Recent crimes cause fear, raise awareness

despite efforts to limit access to vehicles on campus, common sense measures to protect belongings are still the greatest deterrent from theft


Denis Perez / The Advocate

Before heading to class, automotive services major Theo Guillory closes and locks his door in Lot 17 on Monday. Guillory said from personal experiences he knows break ins are more common on the north side lots on campus.

By Rob Clinton, Opinion Editor

Shattered glass on the ground, desperation and the feeling of being violated are some of the things that people feel when having their car broken into, especially at home, work or school.

Over the past 60 days, six cars have been burglarized on campus, but the number isn’t large enough to warrant a change in policy by Police Services.

“I wouldn’t say it’s a scourge. Off of the top of my head, we’ve had two or three in Lot 14 and there was another one some place else,” Police Services Lt. Tom Holt said. “(Concern rises) when we get one where somebody breaks into two or three in one shot in a parking lot. If it was happening on a daily basis where we could tell that there was somebody coming in and hitting a car and leaving, then we would have to set up some kind of operational plan.”

From Aug. 23 through Oct. 23, the thefts on campus appeared in clusters. In the Police Services daily log, accessible on the Contra Costa Community College District website, there were two break-ins on Sept. 13, both at roughly 11:30 a.m. There were two more, one each on Sept. 26 and 27, both near 9:30 p.m. and then two on Oct. 2 beginning at 10:37 a.m. with the final being reported at 9:11 p.m.

All but one of the incidents occurred on Campus Drive with the exception of the Sept. 27 report that stated the burglary happened on Library Drive.

Until the incidents present more of a sustained problem, Police Services and police aides will continue to patrol as usual.

There are options for officers on campus to nab a would-be thief but it would take manpower.

“We could decide some kind of tactical thing, like set up a dummy car with people out there paying close attention to what’s going on around it,” he said. “We have about 14 or 16 police and if we were having a problem like that at one campus over another we could pull them in to do something like that.”

At CCC, students seem to feel as comfortable parking here as anywhere else they go.

“I usually make sure there is nothing on my seat. I think the same way about auto theft here as I do anywhere that I go. I usually park down by the Gym, but I think the safest place is probably near Police Services,” liberal arts major Anthony Gallon said. “For something to be considered a problem here it would probably take a professor’s car getting broken into. Then it would be a problem.”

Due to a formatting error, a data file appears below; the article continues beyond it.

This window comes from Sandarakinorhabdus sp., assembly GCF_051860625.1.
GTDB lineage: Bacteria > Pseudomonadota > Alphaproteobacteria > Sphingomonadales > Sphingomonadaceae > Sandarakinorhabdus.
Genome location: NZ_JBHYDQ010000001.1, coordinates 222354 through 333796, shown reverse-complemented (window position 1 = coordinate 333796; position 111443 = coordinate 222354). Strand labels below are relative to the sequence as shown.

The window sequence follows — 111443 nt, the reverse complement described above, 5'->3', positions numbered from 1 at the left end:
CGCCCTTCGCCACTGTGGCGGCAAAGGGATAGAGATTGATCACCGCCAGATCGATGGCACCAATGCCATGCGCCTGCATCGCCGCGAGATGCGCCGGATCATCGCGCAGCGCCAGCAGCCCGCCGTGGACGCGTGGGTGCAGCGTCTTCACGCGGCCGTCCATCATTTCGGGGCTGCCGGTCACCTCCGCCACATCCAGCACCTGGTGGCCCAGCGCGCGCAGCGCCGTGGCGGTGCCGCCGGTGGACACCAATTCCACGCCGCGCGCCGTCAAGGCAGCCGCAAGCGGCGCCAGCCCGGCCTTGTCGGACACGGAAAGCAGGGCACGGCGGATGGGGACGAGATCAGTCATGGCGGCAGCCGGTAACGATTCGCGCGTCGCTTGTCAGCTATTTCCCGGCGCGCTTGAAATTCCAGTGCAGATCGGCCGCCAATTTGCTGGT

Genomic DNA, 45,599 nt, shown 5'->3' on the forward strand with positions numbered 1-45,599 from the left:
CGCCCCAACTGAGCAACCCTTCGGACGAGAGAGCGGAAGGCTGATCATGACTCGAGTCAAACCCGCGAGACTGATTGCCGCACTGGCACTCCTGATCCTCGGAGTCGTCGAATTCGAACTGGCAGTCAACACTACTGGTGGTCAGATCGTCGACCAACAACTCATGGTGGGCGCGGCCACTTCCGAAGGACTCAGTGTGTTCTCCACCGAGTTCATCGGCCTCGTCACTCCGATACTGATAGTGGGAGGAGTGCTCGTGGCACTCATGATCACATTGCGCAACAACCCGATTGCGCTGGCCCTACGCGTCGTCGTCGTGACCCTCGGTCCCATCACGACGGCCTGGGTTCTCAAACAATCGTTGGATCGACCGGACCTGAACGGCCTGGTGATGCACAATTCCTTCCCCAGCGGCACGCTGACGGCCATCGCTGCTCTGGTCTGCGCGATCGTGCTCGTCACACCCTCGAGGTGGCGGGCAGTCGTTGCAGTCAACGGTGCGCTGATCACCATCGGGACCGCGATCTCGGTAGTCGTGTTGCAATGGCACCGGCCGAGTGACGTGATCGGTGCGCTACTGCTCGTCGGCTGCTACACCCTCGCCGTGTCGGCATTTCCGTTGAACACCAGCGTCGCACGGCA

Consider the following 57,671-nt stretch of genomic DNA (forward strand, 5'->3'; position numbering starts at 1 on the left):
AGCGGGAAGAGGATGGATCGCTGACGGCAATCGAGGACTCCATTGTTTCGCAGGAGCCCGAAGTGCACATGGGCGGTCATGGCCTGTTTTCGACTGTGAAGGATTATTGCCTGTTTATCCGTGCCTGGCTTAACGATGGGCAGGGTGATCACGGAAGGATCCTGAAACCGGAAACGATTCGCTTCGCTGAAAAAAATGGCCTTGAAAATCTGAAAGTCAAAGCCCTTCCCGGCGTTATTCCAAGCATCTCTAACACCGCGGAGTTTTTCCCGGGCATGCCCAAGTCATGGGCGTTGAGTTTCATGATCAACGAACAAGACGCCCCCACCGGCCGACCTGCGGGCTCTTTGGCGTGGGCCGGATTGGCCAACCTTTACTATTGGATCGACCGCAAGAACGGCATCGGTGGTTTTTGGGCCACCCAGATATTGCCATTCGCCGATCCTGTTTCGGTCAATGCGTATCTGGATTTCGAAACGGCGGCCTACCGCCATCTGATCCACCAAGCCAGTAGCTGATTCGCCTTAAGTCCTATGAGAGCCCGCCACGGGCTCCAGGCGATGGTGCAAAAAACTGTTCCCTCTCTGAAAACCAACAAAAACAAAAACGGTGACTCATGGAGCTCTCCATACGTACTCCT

Holt said CCC has the lowest crime rate in the district and the numbers support his claim.

Over the past 60 days 28 cases of theft, excluding auto theft, were reported at sister school Diablo Valley College in Pleasant Hill. At Los Medanos College in Antioch, 11 thefts were reported, including two auto thefts.

Former ASU adviser Ericka Greene, who now works at DVC as the educational talent search adviser, uses common sense when choosing where to park.

“I take the same precautions there at (DVC) that I take as if I was parking in Oakland. If you look at the socio-economic status of Pleasant Hill it’s clear why there might be more crime there,” Greene said. “There are more luxury cars at that campus so I would assume that they would be better targets. If they see a nice car, they probably think, there must be something nice in there.”

Most of the burglaries that happen on campus are near the edges of CCC and away from the majority of foot traffic.

Still, Holt is confident that cars and their drivers are relatively save at CCC.

“We have the lowest crime rate here out of all of the colleges in the district by percentage and population,” Holt said. “I’d have to go back and look at the numbers because I don’t regularly pay attention to DVC and LMC, but based on what I casually hear, we don’t usually have the kind of problems that they do.”

The lieutenant also said he has to consider if he sees one or two break-ins there is probably one or two that hasn’t been reported.

Even having said that, he doesn’t believe there is a trend right now.